Then he played a creepy, officially produced Herbalife video. Doran Andry, a chairman’s club-level Herbalife distributor, was leading a tour of his opulent Beverly Hills home. When he first joined Herbalife, Andry said in the video, he was working just “two or three hours a week,” and yet after his “very first calendar year,” his “income hit $350,000. In my second year, I turned 30 … and our income hit $1.1 million.”
“You know, it’s really amazing,” he continued. “I step out of the Ferrari, the Bentley, or whatever, and people go, ‘What does that guy do for a living?’ And I go, ‘I’m an Herbalife independent distributor,’ and people are absolutely amazed.”
“I am utterly convinced by everything in Bill Ackman’s presentation,” wrote Bronte Capital’s John Hempton in a blog post. “Except the conclusion.”
By Ackman’s calculations the chance of reaching president’s team was less than 0.04%. And even those who did had a median annual gross compensation of only $337,000—nothing that could support Doran Andry’s lifestyle.
The reality, Ackman observed, was that in the previous year (2011), according to the company’s own disclosures, Herbalife paid 88% of its distributors nothing at all.
As troubling as the presentation was, some Wall Street observers were skeptical.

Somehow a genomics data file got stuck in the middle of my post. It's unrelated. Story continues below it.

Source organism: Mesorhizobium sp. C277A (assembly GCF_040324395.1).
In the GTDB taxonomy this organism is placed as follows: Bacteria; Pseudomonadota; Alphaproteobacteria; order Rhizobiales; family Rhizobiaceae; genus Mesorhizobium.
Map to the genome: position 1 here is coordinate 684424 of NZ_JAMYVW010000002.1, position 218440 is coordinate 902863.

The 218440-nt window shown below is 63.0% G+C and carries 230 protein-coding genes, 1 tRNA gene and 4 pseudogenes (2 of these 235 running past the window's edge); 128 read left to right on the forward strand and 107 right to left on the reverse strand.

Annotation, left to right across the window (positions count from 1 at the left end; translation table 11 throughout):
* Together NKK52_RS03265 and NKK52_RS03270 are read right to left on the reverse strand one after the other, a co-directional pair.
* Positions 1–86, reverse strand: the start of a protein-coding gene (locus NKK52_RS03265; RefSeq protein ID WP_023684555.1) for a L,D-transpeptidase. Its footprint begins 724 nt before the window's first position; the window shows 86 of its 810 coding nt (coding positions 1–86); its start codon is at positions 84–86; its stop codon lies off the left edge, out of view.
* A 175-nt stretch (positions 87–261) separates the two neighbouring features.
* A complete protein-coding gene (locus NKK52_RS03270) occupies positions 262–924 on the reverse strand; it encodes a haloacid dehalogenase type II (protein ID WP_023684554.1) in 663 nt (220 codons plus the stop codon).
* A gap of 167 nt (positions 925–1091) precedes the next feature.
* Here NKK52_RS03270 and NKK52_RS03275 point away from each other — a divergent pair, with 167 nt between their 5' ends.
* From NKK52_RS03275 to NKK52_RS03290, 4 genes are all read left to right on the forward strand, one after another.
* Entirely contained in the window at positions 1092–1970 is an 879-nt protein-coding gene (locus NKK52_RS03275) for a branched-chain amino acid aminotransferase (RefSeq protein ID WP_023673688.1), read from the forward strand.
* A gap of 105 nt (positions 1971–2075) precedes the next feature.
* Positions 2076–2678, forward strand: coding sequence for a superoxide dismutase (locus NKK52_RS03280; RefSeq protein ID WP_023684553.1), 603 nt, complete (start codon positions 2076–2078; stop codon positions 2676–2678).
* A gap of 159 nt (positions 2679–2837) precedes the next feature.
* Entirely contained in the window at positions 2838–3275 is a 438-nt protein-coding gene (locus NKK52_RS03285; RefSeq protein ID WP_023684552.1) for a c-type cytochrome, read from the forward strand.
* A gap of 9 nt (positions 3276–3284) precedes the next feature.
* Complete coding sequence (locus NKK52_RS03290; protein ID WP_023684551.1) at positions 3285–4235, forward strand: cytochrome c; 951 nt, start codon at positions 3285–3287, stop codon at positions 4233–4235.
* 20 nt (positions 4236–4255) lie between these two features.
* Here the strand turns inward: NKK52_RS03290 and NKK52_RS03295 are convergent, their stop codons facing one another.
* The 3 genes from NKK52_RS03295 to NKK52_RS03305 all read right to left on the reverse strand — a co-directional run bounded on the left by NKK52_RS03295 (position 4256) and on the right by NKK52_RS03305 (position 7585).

The Doran Andry video had been made in 2003—nine years before Ackman’s presentation. Subsequently, however, CEO Johnson had started toning down such claims, voluntarily disclosing the average gross compensation the company paid its distributors and requiring that income testimonials include disclaimers (at least in the U.S.) referring to that statement. (Ackman argues that Herbalife’s average gross compensation disclosures are misleading. The FTC, for its part, does not require such disclosures, nor explain how comprehensive they must be, if provided. A rule to mandate standardized MLM disclosures was proposed in 2006, but the FTC dropped it in the face of opposition from the MLM industry.)
At the time of the presentation, Herbalife was already a well-known name on Wall Street. It had enjoyed 12 straight record quarters, and its stock had quadrupled in the previous two years. Many investors had done a ton of homework on it—or “due diligence”—and had reached markedly different conclusions from Ackman’s. Says one longtime major shareholder, who adds that he’d talked to at least 150 people familiar with Herbalife: “It’s a real product that helps fight a real-world problem,” i.e., global obesity.
In addition, the showmanship of Ackman’s event put some rivals off. Its scale and bravado struck some as “Einhorn-envy”—an attempt to outdo the master.
Then there was the issue of timing. Ackman presented just 11 days before the end of the year, when hedge fund positions are marked to market for the year. His manager’s fees would be computed based on those numbers, so the temporary paper profits he’d make from his enormous Herbalife position would window-dress the lackluster year he was having in 2012. Given the holiday season, there was no way Herbalife could respond that calendar year. In that context, the bit about Ackman foregoing personal profit struck some as disingenuous.